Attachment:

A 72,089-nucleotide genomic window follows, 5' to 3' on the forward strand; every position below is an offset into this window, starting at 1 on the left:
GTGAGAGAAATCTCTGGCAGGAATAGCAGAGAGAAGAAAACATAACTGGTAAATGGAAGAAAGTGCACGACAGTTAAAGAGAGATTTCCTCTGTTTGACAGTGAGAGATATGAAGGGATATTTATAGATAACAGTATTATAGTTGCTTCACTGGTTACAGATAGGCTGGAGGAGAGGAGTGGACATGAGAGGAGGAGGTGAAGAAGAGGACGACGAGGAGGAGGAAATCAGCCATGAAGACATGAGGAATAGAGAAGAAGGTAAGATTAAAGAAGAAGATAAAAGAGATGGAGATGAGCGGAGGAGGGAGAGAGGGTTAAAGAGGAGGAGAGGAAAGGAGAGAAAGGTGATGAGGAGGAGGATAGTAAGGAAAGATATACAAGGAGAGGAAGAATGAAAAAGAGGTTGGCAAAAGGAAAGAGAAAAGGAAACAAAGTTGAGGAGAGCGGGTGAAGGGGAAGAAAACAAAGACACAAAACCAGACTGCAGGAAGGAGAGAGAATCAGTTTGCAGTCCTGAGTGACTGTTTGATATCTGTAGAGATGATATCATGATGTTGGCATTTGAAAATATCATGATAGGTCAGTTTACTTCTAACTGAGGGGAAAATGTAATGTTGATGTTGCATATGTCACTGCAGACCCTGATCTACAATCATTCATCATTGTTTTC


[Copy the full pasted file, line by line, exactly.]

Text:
A 72,089-nucleotide genomic window follows, 5' to 3' on the forward strand; every position below is an offset into this window, starting at 1 on the left:
GTGAGAGAAATCTCTGGCAGGAATAGCAGAGAGAAGAAAACATAACTGGTAAATGGAAGAAAGTGCACGACAGTTAAAGAGAGATTTCCTCTGTTTGACAGTGAGAGATATGAAGGGATATTTATAGATAACAGTATTATAGTTGCTTCACTGGTTACAGATAGGCTGGAGGAGAGGAGTGGACATGAGAGGAGGAGGTGAAGAAGAGGACGACGAGGAGGAGGAAATCAGCCATGAAGACATGAGGAATAGAGAAGAAGGTAAGATTAAAGAAGAAGATAAAAGAGATGGAGATGAGCGGAGGAGGGAGAGAGGGTTAAAGAGGAGGAGAGGAAAGGAGAGAAAGGTGATGAGGAGGAGGATAGTAAGGAAAGATATACAAGGAGAGGAAGAATGAAAAAGAGGTTGGCAAAAGGAAAGAGAAAAGGAAACAAAGTTGAGGAGAGCGGGTGAAGGGGAAGAAAACAAAGACACAAAACCAGACTGCAGGAAGGAGAGAGAATCAGTTTGCAGTCCTGAGTGACTGTTTGATATCTGTAGAGATGATATCATGATGTTGGCATTTGAAAATATCATGATAGGTCAGTTTACTTCTAACTGAGGGGAAAATGTAATGTTGATGTTGCATATGTCACTGCAGACCCTGATCTACAATCATTCATCATTGTTTTC